UH Pre-AP English
12 November 2013
Who I Am. Teenagers have many responsibilities. Some of us work, play sports, and choose to focus on being a full time student. All of our responsibilities go into making our identity as a student. Some may call me a brain, a jock, a dedicated student or just a regular teenage student. To me, being a brain means that you are smart. Taking advanced classes and being in a highly promoted school is a telltale sign of being intelligent. So being in University High most likely portrays me as an intelligent individual. My schedule in this prestigious program means me taking rigorous courses such as Pre-AP English, AP World History, Pre-Calculus, and Advanced Chemistry. Taking these courses means having a heavier workload than a regular high school student. Regular high school students often have more time on their hands than me; homework takes up 4-6 hours of my time every night. There is hardly any time for myself. My schedule for the day usually consists of me going school and to tutoring, coming home, quickly eating anything that takes away the hollow feeling inside me and then being stuck in my room completing mountains of homework. There is absolutely no social life for me! Majority of the time it does not bother me because I have been in advanced classes since my fourth grade year. This leads me to an old conversation with my dad about me taking advanced courses; it always stays in the back of my mind:
“Since you’re smart enough to be in advanced classes, I expect no slacking, no failing, and no excuses. Do what you have to do.” “I know.” “Good.” “Yeah.”
That is exactly what was done. Even though people considered me smart, I did not always believe that myself. Things that took most of my peers a day to understand would take me two or three days to understand especially in my math classes; however, no one knew that though. Keeping to myself, I would pretended to understand everything in class and then go home and study for hours just to perfect whatever it was that was being taught to me. For example during my freshman year we were learning a very rigorous math concept. It took me almost an entire week to figure it out; we only spent two days going over it in class. My own time had to be used to perfect those specific skills. Being in advanced classes classified me as the “smart kid”. My identity was created for me just like that labels were fixed and assumptions were made. Not that being considered smart is atrocious, it is actually a blessing in this day and age. It is said that many people believe that if you are not “smart” then you cannot be prosperous. Being the “smart kid” is great, but there is so much more that goes into my identity.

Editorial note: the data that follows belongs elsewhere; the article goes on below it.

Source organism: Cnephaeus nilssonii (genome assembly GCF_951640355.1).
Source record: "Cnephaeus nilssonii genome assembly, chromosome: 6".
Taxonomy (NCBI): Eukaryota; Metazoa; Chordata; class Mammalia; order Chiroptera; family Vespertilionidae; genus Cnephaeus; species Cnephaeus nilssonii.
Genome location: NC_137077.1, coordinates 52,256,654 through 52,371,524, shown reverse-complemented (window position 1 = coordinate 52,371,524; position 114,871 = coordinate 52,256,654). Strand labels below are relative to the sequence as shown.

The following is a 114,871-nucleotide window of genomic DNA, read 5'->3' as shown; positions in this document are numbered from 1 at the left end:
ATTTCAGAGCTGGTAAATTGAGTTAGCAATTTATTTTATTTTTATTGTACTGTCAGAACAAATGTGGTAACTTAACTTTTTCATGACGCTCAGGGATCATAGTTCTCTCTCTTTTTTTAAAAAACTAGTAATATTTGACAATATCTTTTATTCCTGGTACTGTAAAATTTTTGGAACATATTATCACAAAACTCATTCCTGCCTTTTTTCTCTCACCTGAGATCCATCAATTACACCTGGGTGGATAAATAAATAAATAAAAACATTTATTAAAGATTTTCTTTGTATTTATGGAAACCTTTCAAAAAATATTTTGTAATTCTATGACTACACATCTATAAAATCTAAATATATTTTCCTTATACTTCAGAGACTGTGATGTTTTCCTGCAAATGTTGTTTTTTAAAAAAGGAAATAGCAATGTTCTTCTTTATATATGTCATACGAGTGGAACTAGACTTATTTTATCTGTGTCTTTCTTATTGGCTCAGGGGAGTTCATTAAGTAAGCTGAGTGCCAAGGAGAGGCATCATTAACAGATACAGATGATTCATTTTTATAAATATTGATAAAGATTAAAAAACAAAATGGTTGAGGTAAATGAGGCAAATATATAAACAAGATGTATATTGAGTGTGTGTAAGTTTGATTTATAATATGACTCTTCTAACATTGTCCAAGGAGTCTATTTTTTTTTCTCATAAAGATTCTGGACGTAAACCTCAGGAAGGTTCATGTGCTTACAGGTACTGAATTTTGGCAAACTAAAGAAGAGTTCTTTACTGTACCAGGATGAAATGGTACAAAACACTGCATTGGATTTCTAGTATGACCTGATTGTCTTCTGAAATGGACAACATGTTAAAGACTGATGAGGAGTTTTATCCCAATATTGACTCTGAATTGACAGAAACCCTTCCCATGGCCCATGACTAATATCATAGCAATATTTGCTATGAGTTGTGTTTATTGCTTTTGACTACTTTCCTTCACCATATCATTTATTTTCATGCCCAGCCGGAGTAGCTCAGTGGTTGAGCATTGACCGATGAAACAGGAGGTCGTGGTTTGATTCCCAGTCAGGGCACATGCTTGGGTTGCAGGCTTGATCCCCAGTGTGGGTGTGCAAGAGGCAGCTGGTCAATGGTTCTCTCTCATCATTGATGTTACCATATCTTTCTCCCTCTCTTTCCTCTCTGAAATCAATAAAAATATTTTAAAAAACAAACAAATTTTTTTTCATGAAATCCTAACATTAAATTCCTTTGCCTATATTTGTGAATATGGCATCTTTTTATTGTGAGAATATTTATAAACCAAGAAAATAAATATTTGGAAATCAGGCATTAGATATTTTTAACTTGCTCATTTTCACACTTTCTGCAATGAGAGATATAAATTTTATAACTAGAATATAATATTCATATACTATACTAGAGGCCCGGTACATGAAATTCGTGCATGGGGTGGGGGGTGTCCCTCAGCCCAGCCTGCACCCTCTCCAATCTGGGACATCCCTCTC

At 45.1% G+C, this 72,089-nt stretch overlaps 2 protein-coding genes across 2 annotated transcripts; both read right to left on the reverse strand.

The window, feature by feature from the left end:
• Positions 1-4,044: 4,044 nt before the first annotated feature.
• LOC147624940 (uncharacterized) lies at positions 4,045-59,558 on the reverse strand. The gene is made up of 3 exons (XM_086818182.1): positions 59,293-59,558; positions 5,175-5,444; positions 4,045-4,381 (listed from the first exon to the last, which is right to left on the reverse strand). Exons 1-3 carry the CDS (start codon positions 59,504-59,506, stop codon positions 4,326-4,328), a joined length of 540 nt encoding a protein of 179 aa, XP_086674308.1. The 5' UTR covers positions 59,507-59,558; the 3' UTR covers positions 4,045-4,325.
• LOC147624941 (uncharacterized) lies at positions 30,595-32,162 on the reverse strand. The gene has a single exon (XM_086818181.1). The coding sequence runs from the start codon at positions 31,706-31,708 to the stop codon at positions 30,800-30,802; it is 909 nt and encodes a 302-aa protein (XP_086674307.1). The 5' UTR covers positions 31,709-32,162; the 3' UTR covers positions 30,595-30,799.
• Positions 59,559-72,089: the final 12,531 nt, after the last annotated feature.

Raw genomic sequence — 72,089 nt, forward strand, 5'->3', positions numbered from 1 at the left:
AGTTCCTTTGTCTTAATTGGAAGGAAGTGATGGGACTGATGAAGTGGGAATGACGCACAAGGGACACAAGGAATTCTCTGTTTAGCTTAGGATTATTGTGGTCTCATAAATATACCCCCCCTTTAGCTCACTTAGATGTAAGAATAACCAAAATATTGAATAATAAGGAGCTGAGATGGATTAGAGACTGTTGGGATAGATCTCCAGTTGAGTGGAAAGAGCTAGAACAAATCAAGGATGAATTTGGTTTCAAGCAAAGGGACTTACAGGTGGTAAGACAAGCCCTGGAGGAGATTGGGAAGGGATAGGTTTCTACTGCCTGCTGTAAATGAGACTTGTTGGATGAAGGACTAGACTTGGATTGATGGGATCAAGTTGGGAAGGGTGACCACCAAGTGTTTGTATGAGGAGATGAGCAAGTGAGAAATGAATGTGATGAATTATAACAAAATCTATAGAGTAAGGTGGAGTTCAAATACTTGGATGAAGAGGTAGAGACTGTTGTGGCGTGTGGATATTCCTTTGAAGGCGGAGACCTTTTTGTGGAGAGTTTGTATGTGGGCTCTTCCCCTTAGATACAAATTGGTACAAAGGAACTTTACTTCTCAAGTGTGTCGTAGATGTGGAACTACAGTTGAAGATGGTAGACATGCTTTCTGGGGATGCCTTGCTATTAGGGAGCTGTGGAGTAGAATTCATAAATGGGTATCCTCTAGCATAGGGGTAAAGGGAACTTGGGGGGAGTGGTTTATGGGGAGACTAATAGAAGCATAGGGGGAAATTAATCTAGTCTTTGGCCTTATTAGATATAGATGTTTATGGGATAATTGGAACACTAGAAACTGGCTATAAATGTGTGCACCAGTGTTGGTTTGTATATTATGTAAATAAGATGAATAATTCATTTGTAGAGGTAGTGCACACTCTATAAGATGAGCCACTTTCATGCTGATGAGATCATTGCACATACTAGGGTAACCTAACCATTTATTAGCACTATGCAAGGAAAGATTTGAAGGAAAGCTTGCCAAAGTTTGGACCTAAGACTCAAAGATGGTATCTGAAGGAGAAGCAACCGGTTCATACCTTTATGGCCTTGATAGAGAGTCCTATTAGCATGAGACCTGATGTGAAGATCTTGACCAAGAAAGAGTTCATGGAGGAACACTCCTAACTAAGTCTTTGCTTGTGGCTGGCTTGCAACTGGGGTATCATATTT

Playing a different sport for every season makes me a jock. Fall is volleyball, winter is wrestling, and spring is track and/or softball. With so many sports and all my classes; my schedule is always overflowing with things that need to been done. Being in sports really means having no social life; my volleyball coach is almost always telling each one of her athletes that every day at practice.
“If you try out and make the team, your life revolves around school and volleyball. Eat, sleep, study, and volleyball. No time for boys. You have no social life. You are a student. Then you are an athlete.” She constantly drilled that into us; repeating herself over and over until she was absolutely sure we understood. Coach may have barely been reaching five feet tall, but she was five feet of fury; with hair longer than her waist and eyes so attentive that make you have to look away. Coach is a force to be reckoned with, and it does not make it better that she is always right! Between all my classwork and practices, there’s no time for anything. There is barely anytime for myself. A regular day for me consists of me waking up at six o’clock in the morning, getting ready for the day, catching the bus at seven fifteen